How to Soften the Cable in Circular Knitting Needles

Dry heat or hot water can soften circular knitting needle cables.
Dry heat or hot water can soften circular knitting needle cables. (Image: knitting image by anna karwowska from Fotolia.com)

Circular knitting needles are connected by a plastic or nylon cable that joins each needle's base. These needles enable knitters to knit large items, such as afghans, in one piece, or to knit a sweater seamlessly. They also can be used to knit small, round circumferences, such as hats, socks and sleeves. Many circular needles are packaged with the cable in a coil, which can cause it to curl on itself or twist the knitting. Additionally, new cables can be stiff and require softening prior to use. Fortunately, a wide variety of techniques are available to help with this issue. Not all of those techniques need to be used in order to soften the cable, however. Use one technique, and if it doesn’t work, try another technique.

Things You'll Need

  • Hot water
  • Paper towels
  • Cooking pot
  • Hairdryer
  • Clamps

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Place the cable under hot water. Turn on the hot water tap in your sink. Hold the knitting needles at the joint between the cable and needle with paper towels to prevent water from entering and harming the needles or dissolving the glue in the joint. Run the center part of the cable under hot water until it begins to soften.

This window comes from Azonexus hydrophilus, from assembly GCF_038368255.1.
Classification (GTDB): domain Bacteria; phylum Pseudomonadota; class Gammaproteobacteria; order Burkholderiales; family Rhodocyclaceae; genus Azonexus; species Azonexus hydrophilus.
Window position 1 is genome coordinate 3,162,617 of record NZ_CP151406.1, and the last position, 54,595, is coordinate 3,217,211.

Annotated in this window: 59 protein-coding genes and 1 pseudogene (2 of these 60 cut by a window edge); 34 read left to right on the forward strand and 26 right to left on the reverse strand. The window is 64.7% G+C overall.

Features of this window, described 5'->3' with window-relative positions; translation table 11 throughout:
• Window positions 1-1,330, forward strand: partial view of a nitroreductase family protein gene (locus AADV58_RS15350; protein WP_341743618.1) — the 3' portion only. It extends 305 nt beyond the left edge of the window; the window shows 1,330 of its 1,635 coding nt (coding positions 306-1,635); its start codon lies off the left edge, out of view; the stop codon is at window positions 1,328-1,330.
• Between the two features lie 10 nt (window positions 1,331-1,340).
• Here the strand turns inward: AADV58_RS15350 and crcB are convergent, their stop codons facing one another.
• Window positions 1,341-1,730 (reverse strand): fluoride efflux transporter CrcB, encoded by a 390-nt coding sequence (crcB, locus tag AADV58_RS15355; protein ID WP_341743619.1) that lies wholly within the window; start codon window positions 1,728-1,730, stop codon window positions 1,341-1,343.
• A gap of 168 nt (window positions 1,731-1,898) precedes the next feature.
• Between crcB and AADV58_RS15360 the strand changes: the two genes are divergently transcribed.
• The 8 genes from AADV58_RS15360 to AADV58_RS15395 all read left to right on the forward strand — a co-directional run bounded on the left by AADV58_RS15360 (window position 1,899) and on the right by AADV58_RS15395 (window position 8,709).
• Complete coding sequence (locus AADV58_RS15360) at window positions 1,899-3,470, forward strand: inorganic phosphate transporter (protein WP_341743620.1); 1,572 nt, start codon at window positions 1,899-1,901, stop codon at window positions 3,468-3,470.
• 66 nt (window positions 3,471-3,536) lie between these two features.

Steam the needles. Bring a pot of water to boil on your stove. Pull your circular knitting needles taut, and hold them over the steam rising from the boiling water for at least five minutes. Take care not to burn yourself with the steam. The heat from the water will soften the plastic in the cable, making it more pliable and easier to uncoil.

Soak the cable in hot water. Let boiling water cool slightly. Then place the cable directly into the hot water, without allowing the water reach the joint between the cable and the needle. Let the cable soak for five minutes, and then test whether or not it softened.

Heat the cable with a hairdryer. Straighten the needles, and clamp them carefully to a flat surface such as a table. Set a hairdryer to its hottest setting, and direct its heat onto the cable. Move the hairdryer back and forth across the cable for a few minutes, or until it begins to soften.

References

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